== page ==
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Secondly, the standard setting and ever popular North America IPA category, once again saw the return of Central City’s Red Racer IPA to the top of the medal running’s. In fact, Central City walked away with two medals, something that the bigger craft breweries tend to struggle with. This was a big deal because with so many new breweries opening up in BC and so many different excellent IPA’s being produced, it’s nice to see a classic and long serving BC beer get recognized for what it truly is. Notably absent from this category were Yellow Dog Play Dead IPA and Driftwood  Fat Tug, two beers that always come into the “best IPA in BC” conversation, if not all of Canada.

Three notable breweries finally won Gold for beers that were a bit overdue for some higher level recognition. First off,  Dageraad, our local but traditional Belgian style brewery, thankfully got recognized with Gold for their amazing Belgian Blonde Ale in the Abbey Ale Category. I’ve had this side-by-side with many imports and it wins every time in my books. Secondly, Steel and Oak who is often regarded for making Lagers cool again, got rewarded Gold for their Dark Lager in the Amber/Dark Lager category. The head brewer is a German trained brewer who grew up locally and has really mastered the art of lagering, using smoked malts and being creative with malt forward styles of beer and they deserve to be recognized. Lastly, Four Winds Brewing finally got a Gold Medal for their Juxtapose Wild IPA in the Sour/Wild Ale category, this is a Sacc Trios yeast brewed IPA that is by far one of the more creative beers to hit the BC market in recent times and well deserving of gold, despite the odd category entry.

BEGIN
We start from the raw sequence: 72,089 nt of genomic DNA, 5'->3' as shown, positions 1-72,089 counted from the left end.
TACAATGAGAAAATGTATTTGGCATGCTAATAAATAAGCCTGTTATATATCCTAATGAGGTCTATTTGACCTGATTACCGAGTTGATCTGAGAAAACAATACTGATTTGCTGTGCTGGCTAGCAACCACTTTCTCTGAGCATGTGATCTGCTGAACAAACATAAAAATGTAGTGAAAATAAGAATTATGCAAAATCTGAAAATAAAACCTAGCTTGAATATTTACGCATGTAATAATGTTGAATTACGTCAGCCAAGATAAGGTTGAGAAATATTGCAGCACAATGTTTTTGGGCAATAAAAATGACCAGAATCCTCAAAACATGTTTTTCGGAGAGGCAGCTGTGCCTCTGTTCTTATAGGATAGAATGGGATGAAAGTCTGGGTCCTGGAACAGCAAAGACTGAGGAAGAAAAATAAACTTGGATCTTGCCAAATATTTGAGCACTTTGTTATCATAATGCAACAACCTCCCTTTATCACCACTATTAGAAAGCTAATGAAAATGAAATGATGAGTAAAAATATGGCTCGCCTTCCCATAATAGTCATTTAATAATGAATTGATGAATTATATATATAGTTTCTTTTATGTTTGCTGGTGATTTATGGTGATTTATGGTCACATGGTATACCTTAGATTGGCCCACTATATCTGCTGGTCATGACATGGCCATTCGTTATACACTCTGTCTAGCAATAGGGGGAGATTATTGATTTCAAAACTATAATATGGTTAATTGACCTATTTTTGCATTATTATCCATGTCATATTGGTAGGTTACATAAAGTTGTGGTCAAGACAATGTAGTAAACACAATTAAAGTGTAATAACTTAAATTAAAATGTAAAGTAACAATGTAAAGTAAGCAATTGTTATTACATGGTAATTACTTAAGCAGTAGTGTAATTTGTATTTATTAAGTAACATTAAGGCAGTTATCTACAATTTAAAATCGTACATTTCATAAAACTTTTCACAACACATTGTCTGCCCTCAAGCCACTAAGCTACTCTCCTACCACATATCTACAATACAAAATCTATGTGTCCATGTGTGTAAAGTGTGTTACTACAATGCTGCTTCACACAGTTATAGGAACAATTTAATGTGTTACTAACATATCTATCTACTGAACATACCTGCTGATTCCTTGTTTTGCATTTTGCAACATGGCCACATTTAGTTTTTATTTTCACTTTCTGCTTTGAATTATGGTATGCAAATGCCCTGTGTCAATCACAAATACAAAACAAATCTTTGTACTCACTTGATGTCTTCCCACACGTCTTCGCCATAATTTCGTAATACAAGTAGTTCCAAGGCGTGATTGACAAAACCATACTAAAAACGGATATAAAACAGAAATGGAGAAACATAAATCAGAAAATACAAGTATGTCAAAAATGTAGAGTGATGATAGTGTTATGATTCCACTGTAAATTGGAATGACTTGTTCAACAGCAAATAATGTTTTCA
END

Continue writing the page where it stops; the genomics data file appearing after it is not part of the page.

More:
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Finally, the Rookie of the Year award and Best Stout winner went to Doan’s Craft Brewery, a brewery run by the little brother’s of one of my best friends through Elementary school. They took home best Stout with their Rye Stout and Rookie of the Year, which is very well deserved because they make excellent stuff. It’s nice to see them get recognized, they’d been trying to open a brewery for three years and finally did it in 2015 to much excitement and relief. I was glad to see an award like this, the new breweries need ways to get their names out, especially the ones that make the best beer.